On a main thoroughfare in Beirut on Monday, Lebanese protesters set up a living room with an area rug, a couch and a refrigerator. On another, they held a morning yoga class. And on a third road, a band with an accordion player sang one of the newest slogans of Lebanon’s anti-government protests. This is the Lebanese guide on how to protest and enjoy life in Lebanon.
In another, a middle-aged couple played Backgammon while blocking a highway.
“Hela, hela, hela ho, the road is closed, sweetie,” the song went — a reflection of how the protesters have grown more creative as they have blocked roads as part of massive anti-government demonstrations underway for the last 12 days.
CORRUPTION AND THEFT GALORE
The protests are directed at the political elites who have dominated the country since its 1975-1990 war. Many Lebanese accuse of corruption and economic mismanagement.
In many locations, demonstrators have sat or lain in the streets in a form of civil disobedience. They forced the security forces to drag them away by their arms and legs. In others, they have blocked routes with overturned dumpsters and burned tires.
Protesters set fires to block the airport road in Beirut early Monday before Lebanese troops in armored personnel carriers arrived to clear the route.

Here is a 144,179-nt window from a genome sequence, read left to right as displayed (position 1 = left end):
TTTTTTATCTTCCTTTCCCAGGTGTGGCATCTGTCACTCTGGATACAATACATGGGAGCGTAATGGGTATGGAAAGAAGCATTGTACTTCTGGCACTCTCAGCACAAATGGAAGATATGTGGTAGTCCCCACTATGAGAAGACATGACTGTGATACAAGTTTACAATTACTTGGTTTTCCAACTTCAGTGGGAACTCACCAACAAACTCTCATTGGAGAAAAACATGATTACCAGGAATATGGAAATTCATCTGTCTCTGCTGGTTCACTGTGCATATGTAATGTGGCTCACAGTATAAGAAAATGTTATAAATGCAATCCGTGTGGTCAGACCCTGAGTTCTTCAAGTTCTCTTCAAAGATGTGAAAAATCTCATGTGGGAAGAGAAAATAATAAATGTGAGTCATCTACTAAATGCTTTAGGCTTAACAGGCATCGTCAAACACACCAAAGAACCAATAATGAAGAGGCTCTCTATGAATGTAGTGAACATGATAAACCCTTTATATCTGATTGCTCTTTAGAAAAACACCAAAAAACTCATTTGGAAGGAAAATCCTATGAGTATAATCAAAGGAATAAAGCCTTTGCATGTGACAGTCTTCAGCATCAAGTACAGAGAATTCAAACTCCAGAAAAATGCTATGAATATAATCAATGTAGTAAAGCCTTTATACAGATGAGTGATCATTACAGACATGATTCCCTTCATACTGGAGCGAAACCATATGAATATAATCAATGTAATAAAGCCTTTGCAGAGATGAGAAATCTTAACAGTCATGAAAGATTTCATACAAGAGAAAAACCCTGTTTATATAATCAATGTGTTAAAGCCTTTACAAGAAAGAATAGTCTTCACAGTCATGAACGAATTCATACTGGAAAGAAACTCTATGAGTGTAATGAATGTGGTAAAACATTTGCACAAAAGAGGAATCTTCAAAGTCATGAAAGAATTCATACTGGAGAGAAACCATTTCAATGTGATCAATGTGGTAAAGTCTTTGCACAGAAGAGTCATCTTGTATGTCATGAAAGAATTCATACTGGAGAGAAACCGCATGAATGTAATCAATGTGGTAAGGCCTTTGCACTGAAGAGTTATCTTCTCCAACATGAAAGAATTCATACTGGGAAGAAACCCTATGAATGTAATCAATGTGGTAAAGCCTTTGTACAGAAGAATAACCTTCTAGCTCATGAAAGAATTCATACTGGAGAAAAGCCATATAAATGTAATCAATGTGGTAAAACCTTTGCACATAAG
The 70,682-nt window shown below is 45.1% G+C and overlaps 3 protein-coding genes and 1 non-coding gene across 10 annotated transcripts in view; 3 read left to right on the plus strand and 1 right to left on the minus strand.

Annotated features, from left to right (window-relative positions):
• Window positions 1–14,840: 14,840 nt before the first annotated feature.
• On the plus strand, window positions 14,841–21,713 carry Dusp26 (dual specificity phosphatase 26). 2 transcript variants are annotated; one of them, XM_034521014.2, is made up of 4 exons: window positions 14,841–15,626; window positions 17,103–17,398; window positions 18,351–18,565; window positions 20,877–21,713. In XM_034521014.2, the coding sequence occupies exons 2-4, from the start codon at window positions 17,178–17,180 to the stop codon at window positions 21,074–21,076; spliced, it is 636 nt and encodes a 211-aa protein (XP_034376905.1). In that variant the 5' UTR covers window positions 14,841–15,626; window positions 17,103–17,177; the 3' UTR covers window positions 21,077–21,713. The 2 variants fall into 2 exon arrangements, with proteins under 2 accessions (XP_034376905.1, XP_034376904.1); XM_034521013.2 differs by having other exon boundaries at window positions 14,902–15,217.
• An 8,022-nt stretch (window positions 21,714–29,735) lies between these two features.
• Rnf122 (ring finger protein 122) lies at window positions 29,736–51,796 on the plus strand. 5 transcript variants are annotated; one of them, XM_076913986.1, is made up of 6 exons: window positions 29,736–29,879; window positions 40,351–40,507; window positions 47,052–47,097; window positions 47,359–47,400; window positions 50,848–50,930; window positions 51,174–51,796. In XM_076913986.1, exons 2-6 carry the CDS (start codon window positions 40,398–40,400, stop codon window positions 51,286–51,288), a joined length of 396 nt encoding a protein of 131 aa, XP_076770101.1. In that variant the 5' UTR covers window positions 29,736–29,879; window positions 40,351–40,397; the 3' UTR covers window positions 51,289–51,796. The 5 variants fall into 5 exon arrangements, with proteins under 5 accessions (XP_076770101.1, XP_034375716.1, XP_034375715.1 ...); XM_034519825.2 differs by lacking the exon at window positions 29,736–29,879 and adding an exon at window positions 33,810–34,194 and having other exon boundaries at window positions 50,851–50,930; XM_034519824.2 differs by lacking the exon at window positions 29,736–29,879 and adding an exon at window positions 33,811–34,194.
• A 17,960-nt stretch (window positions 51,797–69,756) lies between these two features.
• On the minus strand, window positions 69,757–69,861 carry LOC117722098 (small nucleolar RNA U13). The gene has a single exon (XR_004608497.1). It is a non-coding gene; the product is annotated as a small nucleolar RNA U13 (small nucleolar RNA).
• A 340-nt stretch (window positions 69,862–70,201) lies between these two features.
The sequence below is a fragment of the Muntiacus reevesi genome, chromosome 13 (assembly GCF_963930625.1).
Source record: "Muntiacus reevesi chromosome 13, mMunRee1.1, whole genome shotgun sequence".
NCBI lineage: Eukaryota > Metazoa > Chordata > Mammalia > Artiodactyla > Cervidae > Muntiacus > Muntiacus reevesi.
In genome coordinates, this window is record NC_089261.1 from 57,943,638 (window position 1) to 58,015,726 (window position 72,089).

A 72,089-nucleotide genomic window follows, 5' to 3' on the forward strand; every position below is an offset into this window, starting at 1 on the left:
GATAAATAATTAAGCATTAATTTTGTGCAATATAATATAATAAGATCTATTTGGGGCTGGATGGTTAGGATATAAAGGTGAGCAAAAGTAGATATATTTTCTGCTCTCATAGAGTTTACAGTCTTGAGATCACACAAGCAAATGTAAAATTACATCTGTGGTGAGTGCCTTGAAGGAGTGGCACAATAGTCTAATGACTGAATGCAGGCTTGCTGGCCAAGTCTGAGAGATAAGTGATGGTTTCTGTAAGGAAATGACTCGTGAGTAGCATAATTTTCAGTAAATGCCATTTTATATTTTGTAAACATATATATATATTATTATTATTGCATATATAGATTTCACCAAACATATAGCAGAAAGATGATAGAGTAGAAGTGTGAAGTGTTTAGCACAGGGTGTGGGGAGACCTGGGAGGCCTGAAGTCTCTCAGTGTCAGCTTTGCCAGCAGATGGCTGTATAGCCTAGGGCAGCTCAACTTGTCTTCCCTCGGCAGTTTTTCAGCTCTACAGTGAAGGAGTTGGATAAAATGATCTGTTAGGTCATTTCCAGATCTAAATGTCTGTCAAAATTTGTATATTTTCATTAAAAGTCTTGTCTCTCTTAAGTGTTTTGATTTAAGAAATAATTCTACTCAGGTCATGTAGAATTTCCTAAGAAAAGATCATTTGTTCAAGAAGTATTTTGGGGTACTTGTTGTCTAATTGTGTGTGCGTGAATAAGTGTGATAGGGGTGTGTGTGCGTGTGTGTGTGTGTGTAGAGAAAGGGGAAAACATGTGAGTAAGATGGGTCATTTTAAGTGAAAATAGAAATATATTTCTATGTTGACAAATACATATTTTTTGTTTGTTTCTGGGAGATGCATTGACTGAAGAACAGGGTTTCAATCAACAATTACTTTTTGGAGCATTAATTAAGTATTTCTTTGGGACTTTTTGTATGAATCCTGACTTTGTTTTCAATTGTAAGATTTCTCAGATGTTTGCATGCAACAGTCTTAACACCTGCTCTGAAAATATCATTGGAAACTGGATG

Lebanese soldiers forcibly removed protesters from a highway linking the southern city of Sidon to the capital, Beirut; they briefly detained around a dozen of them. The Lebanese soldiers did not use any weapons and there were no reports of serious injuries from the confrontation.
The protests have paralyzed the country but have been largely peaceful, with security forces exercising restraint. There have been few reports of arrests or serious injuries since the demonstrations began, and security forces have stood by during mass rallies held in public squares.
On Sunday, thousands of protesters formed a human chain stretching along major highways in and around Beirut.
Schools, banks and most businesses remained closed Monday. This raised concerns that many Lebanese would not be able to receive their salaries at the end of the month. There are also fears of a run on the banks that could further deplete the country’s limited supply of foreign currency. Without foreign currency, Lebanon suffers from is its ability to import wheat, fuel and medicine.